Recovering an internationally abducted child is very difficult regardless if the abducted child is taken to a Hague signatory country or a non-member of the Convention.
There are abundant reasons why it is very difficult to have an illegally stolen child returned despite the United States being a signatory of The Hague Convention on the Civil Aspects of International Child Abduction. They include, but are not limited to the following:
- Lack of action in reporting a child’s abduction by a targeted parent left behind; and,
- Many nations do not comply with or uphold the spirit of the convention (ex, Brazil, Mexico, Germany); and,
- Many countries have not signed the convention (ex. Japan, China, Russia, and many countries located in the Middle East); and,
- Chasing Parents may not have an idea what country their child was taken to; and,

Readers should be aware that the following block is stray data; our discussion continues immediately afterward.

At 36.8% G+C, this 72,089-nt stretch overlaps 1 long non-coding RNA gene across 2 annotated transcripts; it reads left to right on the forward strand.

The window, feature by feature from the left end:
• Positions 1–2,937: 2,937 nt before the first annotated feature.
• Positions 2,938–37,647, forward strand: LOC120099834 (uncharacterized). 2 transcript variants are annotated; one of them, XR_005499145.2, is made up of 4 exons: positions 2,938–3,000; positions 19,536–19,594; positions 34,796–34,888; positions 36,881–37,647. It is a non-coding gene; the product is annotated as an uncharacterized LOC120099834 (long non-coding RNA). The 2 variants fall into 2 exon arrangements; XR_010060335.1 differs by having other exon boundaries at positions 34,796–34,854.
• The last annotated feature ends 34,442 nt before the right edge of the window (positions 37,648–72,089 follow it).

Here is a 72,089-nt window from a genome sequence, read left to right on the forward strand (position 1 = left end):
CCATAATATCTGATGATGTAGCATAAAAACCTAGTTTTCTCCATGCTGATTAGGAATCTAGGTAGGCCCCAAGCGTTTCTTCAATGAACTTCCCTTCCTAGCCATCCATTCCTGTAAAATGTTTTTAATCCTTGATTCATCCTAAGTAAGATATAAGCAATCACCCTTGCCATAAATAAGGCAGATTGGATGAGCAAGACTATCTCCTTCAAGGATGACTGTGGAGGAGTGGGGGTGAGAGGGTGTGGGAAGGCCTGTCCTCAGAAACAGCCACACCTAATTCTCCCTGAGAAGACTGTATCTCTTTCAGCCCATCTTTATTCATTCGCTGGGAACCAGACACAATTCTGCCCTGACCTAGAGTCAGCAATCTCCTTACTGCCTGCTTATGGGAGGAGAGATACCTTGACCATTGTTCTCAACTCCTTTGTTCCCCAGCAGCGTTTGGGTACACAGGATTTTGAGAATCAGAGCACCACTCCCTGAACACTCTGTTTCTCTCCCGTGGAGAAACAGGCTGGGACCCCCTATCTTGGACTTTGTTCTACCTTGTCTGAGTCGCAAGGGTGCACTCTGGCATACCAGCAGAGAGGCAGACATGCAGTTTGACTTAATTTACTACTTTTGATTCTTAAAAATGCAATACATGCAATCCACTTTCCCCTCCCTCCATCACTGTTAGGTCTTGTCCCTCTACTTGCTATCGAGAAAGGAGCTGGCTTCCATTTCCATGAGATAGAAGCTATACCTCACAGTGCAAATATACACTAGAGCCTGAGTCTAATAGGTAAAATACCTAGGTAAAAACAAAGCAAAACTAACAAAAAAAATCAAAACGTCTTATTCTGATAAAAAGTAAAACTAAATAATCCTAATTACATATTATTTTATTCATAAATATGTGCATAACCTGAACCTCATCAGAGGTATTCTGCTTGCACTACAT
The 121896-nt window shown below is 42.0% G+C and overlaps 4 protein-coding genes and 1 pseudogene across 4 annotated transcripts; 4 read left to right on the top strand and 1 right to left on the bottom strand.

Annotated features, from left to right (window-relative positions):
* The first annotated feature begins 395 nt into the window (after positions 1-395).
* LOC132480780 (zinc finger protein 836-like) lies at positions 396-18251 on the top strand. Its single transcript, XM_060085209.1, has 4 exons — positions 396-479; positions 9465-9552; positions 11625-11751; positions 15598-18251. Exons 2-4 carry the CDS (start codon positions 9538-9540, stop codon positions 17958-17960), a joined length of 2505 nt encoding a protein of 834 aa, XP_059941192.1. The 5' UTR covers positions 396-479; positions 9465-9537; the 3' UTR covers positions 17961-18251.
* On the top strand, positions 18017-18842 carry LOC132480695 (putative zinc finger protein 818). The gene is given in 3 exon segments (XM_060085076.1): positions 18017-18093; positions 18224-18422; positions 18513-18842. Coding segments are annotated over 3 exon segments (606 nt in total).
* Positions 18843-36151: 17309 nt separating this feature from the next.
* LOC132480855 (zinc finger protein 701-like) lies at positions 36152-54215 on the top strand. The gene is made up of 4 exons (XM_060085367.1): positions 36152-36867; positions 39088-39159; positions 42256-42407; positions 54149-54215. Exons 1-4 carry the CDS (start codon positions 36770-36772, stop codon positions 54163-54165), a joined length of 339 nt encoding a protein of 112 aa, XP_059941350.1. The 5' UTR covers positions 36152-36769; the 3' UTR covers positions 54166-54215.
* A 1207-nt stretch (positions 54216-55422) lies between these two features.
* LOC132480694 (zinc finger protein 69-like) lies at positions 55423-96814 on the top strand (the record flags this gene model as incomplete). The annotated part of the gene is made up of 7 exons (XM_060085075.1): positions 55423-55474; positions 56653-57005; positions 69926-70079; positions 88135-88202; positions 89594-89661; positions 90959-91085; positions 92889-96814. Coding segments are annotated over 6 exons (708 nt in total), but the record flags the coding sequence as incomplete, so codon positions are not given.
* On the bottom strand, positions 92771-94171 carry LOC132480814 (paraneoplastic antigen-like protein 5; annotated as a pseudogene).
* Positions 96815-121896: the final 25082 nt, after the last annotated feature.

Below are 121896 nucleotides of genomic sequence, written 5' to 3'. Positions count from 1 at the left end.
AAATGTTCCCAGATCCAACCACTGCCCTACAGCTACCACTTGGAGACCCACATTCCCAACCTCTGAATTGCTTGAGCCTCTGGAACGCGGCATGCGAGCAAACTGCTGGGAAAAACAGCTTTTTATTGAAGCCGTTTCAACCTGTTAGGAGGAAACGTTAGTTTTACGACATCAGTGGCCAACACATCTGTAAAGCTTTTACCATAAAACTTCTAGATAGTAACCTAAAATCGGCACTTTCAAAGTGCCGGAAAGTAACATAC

- Chasing Parents are responsible to carry the enormous financial burden associated with their child’s recovery. Many simply do not have the substantial resources needed; and,
- Many Chasing Parents do not have the knowledge necessary to navigate the difficult and complex legal system of international law, nor do they often know who to turn to and what to do; and,
- Nationalistic prejudices of court systems located in the ‘inbound’ country, whereas, a court may try to protect the abducting parent if that parent is a citizen of the country where they abducted the child to; and,
- Cultural differences; and,
- A Chasing Parent’s fear to attempt to recover their child due to threats from the abducting parent or individuals associated with the abducting parent; and,
- Lack of cooperation from law enforcement; and,
- Limited power of the Office of Children’s Issues to intervene on behalf of a U.S. citizen.
For more information on abduction please visit the I CARE Foundation.